In a wide-ranging conversation about the pleasures of reading, Professor Alan Jacobs (who is a good follow on Twitter and wrote the very helpful How To Think) and Brett McKay spoke about re-reading books, “the value of returning over and over again to the same books if those books are ones that really nourish your heart and soul.” I was encouraged by this because I have a few books that I read multiple times.

Here are some of the books I re-read, and what benefit I get from re-reading them…

The Lord of The Rings, J.R.R. Tolkien
Since being captivated by the movies and then being given the book in a beautiful three-volume edition in 2003, I have read this almost every year, over my Christmas and New Year holiday. As much as I appreciate the story and philosophy, it’s Tolkien’s sense of place that keeps me coming back. He devotes so much time to describing Middle Earth's geography and history that it quickly became familiar territory in my imagination. Returning to this book is like going to a well-loved holiday destination. The comfort of re-reading shouldn’t be overlooked, particularly at times of great change and distress.

Wolf Hall, Hilary Mantel
With the arrival of The Mirror & the Light, the conclusion of Mantel’s trilogy on the life of Thomas Cromwell, I took the opportunity to re-read the first two books in the series. I’m fairly certain I also re-read Wolf Hall when Bring Up The Bodies, came out. I do simply enjoy experiencing afresh the dazzling bravado of Mantel’s prose. My primary reason for re-reading, however, was to recall some of the myriad detailing in the series. We miss much when we read for the first time; at least, I do because I tend to be focused on the plot. Reading when you already know what is going to happen means that you can pay attention to some of the many other things a good novelist has put in their work.

Gilead, Marilynne Robinson
Another reason to re-read a great novel is that you have changed since the last time you read it. Experience gives us new eyes, or at least eyes that can see more. Gilead’s subject, an elderly church pastor reflecting on his life, is one naturally close to my heart. His goodness and his wisdom have brought me back again and again, almost like a conversation with a mentor. As with Mantel’s trilogy, I don't think that the successors Home and Lila maintain the same standard but they do inform my re-readings of Gilead. I continue to hope to have something of John Ames’s spirit if I’m granted as many years as he.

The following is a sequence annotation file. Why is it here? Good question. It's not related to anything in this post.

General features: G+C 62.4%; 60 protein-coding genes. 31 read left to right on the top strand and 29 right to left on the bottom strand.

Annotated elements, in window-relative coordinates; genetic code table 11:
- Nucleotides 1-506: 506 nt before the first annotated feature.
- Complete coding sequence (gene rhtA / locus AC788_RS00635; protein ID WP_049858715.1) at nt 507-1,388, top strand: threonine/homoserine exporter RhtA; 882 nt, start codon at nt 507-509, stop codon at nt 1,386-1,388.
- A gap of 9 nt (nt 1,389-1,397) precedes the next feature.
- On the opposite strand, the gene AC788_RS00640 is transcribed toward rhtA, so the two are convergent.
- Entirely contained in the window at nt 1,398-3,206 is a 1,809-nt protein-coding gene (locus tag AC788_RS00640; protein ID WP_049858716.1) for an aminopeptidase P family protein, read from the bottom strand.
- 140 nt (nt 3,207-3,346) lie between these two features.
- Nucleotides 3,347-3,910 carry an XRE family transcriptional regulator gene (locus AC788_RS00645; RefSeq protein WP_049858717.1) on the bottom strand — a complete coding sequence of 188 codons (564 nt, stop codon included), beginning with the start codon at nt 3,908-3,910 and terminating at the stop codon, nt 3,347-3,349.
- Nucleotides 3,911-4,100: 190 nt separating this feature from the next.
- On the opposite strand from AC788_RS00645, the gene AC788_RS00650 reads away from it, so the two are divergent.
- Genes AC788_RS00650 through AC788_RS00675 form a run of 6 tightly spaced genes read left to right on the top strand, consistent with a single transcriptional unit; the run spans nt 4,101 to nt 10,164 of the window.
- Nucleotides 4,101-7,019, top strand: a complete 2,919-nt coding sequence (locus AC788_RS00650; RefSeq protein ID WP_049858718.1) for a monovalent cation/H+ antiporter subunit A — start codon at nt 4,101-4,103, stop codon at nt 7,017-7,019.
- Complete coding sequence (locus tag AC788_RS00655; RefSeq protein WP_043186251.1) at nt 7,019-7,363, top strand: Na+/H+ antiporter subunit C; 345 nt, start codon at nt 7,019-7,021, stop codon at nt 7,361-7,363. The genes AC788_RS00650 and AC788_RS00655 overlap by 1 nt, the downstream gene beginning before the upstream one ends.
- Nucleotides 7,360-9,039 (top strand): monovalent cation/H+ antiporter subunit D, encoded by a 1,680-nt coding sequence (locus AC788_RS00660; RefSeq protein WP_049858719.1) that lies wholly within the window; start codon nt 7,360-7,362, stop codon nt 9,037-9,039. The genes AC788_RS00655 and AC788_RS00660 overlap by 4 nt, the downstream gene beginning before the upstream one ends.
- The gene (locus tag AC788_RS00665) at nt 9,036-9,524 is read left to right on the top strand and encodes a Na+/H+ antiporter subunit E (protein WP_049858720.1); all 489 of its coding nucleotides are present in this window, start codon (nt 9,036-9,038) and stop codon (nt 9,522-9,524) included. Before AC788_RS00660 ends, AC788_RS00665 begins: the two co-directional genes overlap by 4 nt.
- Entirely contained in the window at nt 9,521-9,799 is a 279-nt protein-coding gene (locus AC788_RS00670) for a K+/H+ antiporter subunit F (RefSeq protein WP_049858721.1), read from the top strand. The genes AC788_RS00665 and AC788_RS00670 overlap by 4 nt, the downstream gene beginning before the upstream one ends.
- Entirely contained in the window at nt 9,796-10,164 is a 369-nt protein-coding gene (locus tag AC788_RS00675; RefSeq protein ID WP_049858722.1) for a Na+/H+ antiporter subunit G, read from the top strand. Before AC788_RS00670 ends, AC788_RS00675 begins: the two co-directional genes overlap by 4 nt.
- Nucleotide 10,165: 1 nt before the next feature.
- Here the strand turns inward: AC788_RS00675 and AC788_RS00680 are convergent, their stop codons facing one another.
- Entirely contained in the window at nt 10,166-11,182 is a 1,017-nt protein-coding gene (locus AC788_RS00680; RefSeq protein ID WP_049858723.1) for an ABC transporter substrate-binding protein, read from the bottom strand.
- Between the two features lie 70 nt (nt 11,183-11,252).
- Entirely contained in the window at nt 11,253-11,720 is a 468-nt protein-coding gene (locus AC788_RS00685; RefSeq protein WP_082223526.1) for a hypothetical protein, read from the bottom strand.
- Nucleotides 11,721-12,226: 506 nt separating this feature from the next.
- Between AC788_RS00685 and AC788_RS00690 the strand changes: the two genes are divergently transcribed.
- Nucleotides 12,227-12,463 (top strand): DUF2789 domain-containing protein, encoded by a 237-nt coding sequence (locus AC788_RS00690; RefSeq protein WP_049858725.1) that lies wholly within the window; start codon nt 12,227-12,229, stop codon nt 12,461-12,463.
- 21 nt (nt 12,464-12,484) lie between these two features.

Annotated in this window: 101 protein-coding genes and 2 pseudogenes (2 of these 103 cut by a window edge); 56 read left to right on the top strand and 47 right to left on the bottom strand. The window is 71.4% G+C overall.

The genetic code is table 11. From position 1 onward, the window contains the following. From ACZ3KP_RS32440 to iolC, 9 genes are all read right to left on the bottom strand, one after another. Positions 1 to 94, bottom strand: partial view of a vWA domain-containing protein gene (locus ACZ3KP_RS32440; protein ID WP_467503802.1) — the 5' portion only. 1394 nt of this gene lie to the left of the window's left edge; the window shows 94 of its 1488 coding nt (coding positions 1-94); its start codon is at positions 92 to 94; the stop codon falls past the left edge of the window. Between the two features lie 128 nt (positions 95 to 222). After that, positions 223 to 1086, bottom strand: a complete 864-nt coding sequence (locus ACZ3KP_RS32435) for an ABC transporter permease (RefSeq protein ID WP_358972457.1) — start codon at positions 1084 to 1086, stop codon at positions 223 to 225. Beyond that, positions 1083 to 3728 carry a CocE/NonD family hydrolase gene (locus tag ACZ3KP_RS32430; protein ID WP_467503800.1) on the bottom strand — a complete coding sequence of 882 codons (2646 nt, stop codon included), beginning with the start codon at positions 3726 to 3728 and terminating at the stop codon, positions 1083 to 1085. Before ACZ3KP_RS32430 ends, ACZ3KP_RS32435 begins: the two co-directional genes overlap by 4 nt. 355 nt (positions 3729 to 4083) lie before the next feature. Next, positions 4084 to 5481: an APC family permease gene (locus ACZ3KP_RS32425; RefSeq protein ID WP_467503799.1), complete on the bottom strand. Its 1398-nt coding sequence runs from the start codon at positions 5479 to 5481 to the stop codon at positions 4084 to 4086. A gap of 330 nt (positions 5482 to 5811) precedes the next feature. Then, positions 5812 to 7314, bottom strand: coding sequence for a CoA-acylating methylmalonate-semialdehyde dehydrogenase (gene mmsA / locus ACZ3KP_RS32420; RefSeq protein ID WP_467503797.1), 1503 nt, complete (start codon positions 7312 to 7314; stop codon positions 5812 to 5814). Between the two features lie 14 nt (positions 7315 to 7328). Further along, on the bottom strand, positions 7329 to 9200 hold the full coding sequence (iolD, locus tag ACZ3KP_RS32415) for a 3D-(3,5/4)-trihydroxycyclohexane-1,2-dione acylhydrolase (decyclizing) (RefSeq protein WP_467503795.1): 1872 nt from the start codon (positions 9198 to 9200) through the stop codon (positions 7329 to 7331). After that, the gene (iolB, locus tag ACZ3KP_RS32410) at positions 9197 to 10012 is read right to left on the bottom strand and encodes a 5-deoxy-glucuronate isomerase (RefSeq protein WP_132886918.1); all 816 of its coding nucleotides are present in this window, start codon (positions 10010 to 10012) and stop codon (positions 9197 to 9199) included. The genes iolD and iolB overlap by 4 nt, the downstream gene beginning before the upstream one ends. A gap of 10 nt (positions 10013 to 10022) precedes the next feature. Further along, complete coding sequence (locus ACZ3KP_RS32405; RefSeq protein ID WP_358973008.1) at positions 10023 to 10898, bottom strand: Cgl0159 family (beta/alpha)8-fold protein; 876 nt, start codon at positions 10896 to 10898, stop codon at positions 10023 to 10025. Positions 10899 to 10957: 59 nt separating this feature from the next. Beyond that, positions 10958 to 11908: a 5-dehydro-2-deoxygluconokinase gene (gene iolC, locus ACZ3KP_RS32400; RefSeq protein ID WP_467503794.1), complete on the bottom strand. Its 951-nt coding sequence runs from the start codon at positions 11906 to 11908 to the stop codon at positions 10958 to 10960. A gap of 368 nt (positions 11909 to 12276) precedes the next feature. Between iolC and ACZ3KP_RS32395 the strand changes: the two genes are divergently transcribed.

Jeeves and Wooster, P.G. Wodehouse
Of the eleven Jeeves novels, my favourites are probably Right Ho, Jeeves or The Code of The Woosters but this is rather like choosing between FabergĂ© eggs. Re-reading these is pure pleasure and joy; those who have ever been nearby when I’m reading one will testify to the involuntary snorts of laughter that they frequently produce in me. The plots have some fun twists and turns but they are really just a framework – an excuse, even – for Wodehouse’s unparalleled comic language. I can open any one of them at any page and be amazed and giggling in moments. (It may help the uninitiated to hear the voices of Hugh Laurie and Steven Fry when reading.)

The Bible
At my current rate, I read the New Testament and Psalms every year, and the rest of the Old Testament over three years, and have been doing something along those lines since 2002. All those gifts already mentioned – familiarity, the discovery of greater detail or more wisdom, joy – are all potentially present when I open my Bible each morning. There are many more that this particular re-reading gives me: reminders, rebukes, challenges, callings, perfectly-timed interventions, health like a shot of adrenaline or a daily vitamin tablet. The key one, however, is this: God speaks to me. I consider that when I open the page, He is opening His mouth. I pray that I will hear what He’s saying, and I try to respond to what I’ve read / He’s said. Again and again and again, He speaks. So I keep reading.


Photo by Syd Wachs on Unsplash.